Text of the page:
• Preexisting neck problems: Those with preexisting neck problems like arthritis or neck pain may be at higher risk of a whiplash injury.
  • Sex: Women may be at higher risk than men for experiencing a whiplash injury.
  • Seat belt use: Those who do not use a seat belt are at a higher risk for whiplash injuries from car accidents than those who do use a seatbelt.

However, in some cases, whiplash injuries can be long standing, or even permanent. One study showed that up to 40% of neck complaints may persist for at least a year.

How Is Whiplash Treated?

Whiplash can be treated in different ways, such as:

  • Chiropractic care: A chiropractor can both diagnose and treat your whiplash. A chiropractic adjustment after whiplash can both reduce pain and increase the range of motion in your neck, improving your quality of life while you recover. Sometimes, your chiropractor might recommend additional interventions to help manage your whiplash, including physical therapy, massage, or acupuncture.
  • Rest: While staying immobile is not recommended, it can be a good idea to take it easy for a few days following the injury. Although neck braces used to be common treatments for whiplash injuries, they are no longer typically used because they can cause the neck muscles to further weaken, hampering your recovery.
  • Ice and heat: Applying ice immediately after a whiplash injury can reduce pain and swelling in the neck. Later, applying heat can also enhance the healing process.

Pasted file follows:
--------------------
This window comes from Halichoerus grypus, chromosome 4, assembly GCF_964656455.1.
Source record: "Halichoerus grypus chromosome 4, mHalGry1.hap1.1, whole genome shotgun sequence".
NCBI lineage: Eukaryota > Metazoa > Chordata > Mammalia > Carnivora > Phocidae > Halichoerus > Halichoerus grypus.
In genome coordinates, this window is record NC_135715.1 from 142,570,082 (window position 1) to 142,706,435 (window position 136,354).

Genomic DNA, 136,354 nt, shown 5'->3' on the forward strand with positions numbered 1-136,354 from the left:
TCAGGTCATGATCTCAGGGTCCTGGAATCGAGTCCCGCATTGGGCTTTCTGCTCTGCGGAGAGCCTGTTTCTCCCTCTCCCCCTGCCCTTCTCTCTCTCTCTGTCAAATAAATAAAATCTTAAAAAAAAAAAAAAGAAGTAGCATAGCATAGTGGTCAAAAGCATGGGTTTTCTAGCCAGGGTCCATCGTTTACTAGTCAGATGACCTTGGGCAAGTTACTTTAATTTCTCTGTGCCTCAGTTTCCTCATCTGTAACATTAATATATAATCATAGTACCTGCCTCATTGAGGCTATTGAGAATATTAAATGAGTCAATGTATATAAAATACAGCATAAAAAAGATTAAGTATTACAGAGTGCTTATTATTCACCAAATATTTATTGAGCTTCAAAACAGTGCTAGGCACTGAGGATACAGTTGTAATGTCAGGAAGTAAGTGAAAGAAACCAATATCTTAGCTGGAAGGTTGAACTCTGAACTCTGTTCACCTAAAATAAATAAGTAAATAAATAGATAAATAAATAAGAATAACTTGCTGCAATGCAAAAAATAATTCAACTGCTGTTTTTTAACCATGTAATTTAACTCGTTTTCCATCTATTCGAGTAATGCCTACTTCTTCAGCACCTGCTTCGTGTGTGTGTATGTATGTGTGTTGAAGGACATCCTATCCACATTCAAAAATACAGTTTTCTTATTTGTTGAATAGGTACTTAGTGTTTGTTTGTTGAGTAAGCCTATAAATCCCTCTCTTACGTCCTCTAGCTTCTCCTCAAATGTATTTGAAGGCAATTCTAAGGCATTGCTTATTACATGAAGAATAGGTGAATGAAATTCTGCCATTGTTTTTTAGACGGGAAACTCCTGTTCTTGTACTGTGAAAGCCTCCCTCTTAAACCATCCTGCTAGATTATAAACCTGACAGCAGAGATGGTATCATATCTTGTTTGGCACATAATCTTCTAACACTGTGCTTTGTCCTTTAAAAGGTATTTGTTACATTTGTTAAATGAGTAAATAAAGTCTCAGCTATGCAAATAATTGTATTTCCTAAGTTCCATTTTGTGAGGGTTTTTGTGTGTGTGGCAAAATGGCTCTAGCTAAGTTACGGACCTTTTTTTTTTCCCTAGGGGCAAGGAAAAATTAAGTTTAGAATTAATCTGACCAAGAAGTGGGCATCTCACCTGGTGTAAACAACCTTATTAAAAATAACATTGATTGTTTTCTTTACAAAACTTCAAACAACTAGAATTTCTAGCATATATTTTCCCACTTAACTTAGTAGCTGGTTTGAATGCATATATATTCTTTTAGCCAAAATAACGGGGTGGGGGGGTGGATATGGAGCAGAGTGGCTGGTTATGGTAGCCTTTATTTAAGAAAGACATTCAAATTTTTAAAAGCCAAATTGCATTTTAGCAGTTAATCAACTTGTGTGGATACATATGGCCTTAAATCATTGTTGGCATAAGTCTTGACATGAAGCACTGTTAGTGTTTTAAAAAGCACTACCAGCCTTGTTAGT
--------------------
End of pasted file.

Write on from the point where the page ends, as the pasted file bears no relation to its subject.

• Over-the-counter medications: Analgesics like Tylenol or ibuprofen can help treat the pain from whiplash injuries. However, it is important to first check with your doctor to make sure it is safe for you to take these medications. In some cases, prescription medications or even injections may be recommended instead of over-the-counter options.

Treating your Whiplash at Precision Spinal Care

As a certified NUCCA chiropractor and spine management physician, I make sure to evaluate the root cause and contributing factors of your whiplash before coming up with a treatment plan. I have extensive experience treating patients with whiplash at Precision Spinal Care. This clinical experience, in addition to my advanced chiropractic training, helps qualify me to treat your pain and help you recover from your accident.

To accomplish this, during your first visit, I will do a thorough examination of your spine. Afterwards, I will go over my evaluation with you in detail. Together, we will set reasonable expectations and milestones for recovery and further evaluation. We will also put together a treatment plan that meets your care needs. I will reevaluate you to make sure you are meeting your goals.

My experience and expertise in spinal biomechanics allow me to competently and safely address your back issues. I am a trauma and hospital-qualified spine management physician. I have credentials in MRI spine interpretation, spinal biomechanical engineering, and orthopedic testing through the Academy of Chiropractic. I am also a fellow in Spinal Biomechanics and Trauma which is recognized through the SUNY Buffalo Jacobs School of Medicine.

If I find that chiropractic care is not the best solution to suit your needs, I will recommend the type of specialist who is most appropriate for you. Further, if other specialists can help complement your recovery, I will include a recommendation for them in my whiplash care plan.

We understand that you need to explore all your options when you look for expert treatment. At Precision Spinal Care, we are happy to help you determine the best way to address your specific needs and discuss all your options.

Call our office at (757) 382-5555 to speak to the doctor or set up a consultation. You can also set up an appointment online.